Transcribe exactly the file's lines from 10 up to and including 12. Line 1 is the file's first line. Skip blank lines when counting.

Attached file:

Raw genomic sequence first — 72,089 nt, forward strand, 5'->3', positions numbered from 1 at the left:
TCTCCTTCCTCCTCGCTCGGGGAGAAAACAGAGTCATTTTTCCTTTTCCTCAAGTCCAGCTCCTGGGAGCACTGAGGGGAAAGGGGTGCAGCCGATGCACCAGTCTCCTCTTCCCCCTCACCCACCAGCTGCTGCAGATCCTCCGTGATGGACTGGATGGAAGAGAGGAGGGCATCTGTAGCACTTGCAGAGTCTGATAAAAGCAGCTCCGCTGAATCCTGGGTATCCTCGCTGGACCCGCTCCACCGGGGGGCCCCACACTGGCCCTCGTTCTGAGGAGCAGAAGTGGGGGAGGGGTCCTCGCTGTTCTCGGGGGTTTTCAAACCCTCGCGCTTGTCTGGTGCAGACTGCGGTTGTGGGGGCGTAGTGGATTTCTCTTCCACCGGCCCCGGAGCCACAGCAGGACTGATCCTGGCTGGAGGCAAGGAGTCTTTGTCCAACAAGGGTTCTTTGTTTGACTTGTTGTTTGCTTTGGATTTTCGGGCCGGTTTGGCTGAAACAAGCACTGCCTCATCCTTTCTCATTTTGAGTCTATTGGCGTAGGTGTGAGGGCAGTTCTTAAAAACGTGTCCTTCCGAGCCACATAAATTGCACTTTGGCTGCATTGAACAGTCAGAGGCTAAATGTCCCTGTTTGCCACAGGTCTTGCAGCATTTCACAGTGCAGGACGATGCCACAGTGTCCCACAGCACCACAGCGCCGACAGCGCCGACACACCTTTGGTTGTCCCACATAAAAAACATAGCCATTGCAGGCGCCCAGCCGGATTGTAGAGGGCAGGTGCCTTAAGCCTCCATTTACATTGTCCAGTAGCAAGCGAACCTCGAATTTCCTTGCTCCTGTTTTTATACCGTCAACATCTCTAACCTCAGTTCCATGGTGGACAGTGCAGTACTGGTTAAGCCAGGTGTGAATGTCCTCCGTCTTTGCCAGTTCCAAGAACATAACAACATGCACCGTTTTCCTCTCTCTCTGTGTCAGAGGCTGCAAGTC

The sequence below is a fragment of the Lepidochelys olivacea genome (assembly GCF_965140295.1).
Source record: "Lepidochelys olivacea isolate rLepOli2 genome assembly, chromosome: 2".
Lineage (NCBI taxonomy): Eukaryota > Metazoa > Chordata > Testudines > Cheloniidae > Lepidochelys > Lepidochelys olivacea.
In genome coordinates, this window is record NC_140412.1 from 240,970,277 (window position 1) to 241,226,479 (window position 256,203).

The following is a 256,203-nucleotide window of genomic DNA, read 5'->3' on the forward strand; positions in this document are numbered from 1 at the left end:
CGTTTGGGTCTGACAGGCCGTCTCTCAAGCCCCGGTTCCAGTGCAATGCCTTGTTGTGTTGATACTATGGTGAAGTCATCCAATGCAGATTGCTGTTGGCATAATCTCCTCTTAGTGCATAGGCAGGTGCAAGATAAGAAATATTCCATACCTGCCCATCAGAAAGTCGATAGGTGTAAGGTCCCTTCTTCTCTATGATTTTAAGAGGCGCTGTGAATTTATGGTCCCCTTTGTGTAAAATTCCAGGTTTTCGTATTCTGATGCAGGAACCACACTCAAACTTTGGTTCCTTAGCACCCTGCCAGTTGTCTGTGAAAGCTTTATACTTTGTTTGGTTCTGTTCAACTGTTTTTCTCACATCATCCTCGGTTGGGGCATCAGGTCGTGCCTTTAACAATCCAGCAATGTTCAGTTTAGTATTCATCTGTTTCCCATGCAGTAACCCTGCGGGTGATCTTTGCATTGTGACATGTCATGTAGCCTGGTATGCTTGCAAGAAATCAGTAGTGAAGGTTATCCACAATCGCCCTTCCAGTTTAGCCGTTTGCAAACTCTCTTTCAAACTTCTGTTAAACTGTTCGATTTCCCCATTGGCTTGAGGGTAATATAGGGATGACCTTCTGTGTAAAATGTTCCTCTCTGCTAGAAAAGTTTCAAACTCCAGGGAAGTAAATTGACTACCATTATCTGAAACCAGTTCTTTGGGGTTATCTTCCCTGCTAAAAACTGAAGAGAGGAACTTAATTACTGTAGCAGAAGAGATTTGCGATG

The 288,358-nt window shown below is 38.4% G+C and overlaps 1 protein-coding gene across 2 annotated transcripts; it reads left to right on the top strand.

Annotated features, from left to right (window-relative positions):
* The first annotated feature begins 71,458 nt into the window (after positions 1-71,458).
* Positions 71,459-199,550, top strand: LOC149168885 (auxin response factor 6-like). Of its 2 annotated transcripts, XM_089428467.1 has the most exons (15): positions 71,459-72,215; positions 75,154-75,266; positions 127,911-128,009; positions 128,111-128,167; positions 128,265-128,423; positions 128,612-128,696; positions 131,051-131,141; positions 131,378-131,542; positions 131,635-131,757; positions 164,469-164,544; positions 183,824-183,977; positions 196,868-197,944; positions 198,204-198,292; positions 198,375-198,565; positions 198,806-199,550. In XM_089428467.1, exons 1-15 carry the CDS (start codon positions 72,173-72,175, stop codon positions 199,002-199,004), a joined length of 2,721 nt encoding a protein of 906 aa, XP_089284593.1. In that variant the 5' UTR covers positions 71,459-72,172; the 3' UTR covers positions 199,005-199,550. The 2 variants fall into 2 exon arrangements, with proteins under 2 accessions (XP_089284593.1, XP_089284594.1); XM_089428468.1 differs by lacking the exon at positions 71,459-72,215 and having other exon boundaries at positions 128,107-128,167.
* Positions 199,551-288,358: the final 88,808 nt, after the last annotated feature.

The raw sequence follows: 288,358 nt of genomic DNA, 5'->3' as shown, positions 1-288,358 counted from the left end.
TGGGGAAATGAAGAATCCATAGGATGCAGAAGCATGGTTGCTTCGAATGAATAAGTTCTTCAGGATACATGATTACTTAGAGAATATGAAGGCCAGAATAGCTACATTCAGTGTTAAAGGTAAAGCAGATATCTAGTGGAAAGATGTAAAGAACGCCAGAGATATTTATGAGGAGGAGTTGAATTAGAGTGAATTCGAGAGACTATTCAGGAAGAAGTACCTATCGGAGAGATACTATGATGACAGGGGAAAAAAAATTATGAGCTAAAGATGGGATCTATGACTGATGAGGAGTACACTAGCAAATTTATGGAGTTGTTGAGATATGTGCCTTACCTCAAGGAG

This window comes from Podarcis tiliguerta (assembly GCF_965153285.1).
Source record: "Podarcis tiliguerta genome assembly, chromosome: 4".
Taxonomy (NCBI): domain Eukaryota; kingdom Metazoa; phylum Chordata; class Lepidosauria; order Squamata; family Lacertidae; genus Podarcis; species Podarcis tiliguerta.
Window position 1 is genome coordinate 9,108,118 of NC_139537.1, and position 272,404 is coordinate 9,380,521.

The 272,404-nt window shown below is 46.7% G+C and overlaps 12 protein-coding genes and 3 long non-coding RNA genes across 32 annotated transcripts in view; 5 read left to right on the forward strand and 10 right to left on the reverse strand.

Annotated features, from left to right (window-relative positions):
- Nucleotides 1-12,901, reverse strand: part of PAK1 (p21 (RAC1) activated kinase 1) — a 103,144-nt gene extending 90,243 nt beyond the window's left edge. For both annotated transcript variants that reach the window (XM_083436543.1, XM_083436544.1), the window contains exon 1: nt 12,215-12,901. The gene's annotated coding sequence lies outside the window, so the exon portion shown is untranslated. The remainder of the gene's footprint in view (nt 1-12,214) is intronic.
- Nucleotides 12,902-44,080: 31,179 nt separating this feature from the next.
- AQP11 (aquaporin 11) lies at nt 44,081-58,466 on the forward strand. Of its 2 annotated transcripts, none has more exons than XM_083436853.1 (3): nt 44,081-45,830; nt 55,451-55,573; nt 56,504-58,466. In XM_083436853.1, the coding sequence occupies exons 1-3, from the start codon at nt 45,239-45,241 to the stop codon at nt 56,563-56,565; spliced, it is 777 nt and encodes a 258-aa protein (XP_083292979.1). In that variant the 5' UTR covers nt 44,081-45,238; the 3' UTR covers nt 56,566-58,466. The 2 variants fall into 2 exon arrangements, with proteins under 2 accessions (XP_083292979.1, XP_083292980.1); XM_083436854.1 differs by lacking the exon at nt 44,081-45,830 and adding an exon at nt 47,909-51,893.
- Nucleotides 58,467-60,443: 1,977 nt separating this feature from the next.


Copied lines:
Annotated features, from left to right (window-relative positions):
* The first annotated feature begins 71,458 nt into the window (after positions 1-71,458).
* Positions 71,459-199,550, top strand: LOC149168885 (auxin response factor 6-like). Of its 2 annotated transcripts, XM_089428467.1 has the most exons (15): positions 71,459-72,215; positions 75,154-75,266; positions 127,911-128,009; positions 128,111-128,167; positions 128,265-128,423; positions 128,612-128,696; positions 131,051-131,141; positions 131,378-131,542; positions 131,635-131,757; positions 164,469-164,544; positions 183,824-183,977; positions 196,868-197,944; positions 198,204-198,292; positions 198,375-198,565; positions 198,806-199,550. In XM_089428467.1, exons 1-15 carry the CDS (start codon positions 72,173-72,175, stop codon positions 199,002-199,004), a joined length of 2,721 nt encoding a protein of 906 aa, XP_089284593.1. In that variant the 5' UTR covers positions 71,459-72,172; the 3' UTR covers positions 199,005-199,550. The 2 variants fall into 2 exon arrangements, with proteins under 2 accessions (XP_089284593.1, XP_089284594.1); XM_089428468.1 differs by lacking the exon at positions 71,459-72,215 and having other exon boundaries at positions 128,107-128,167.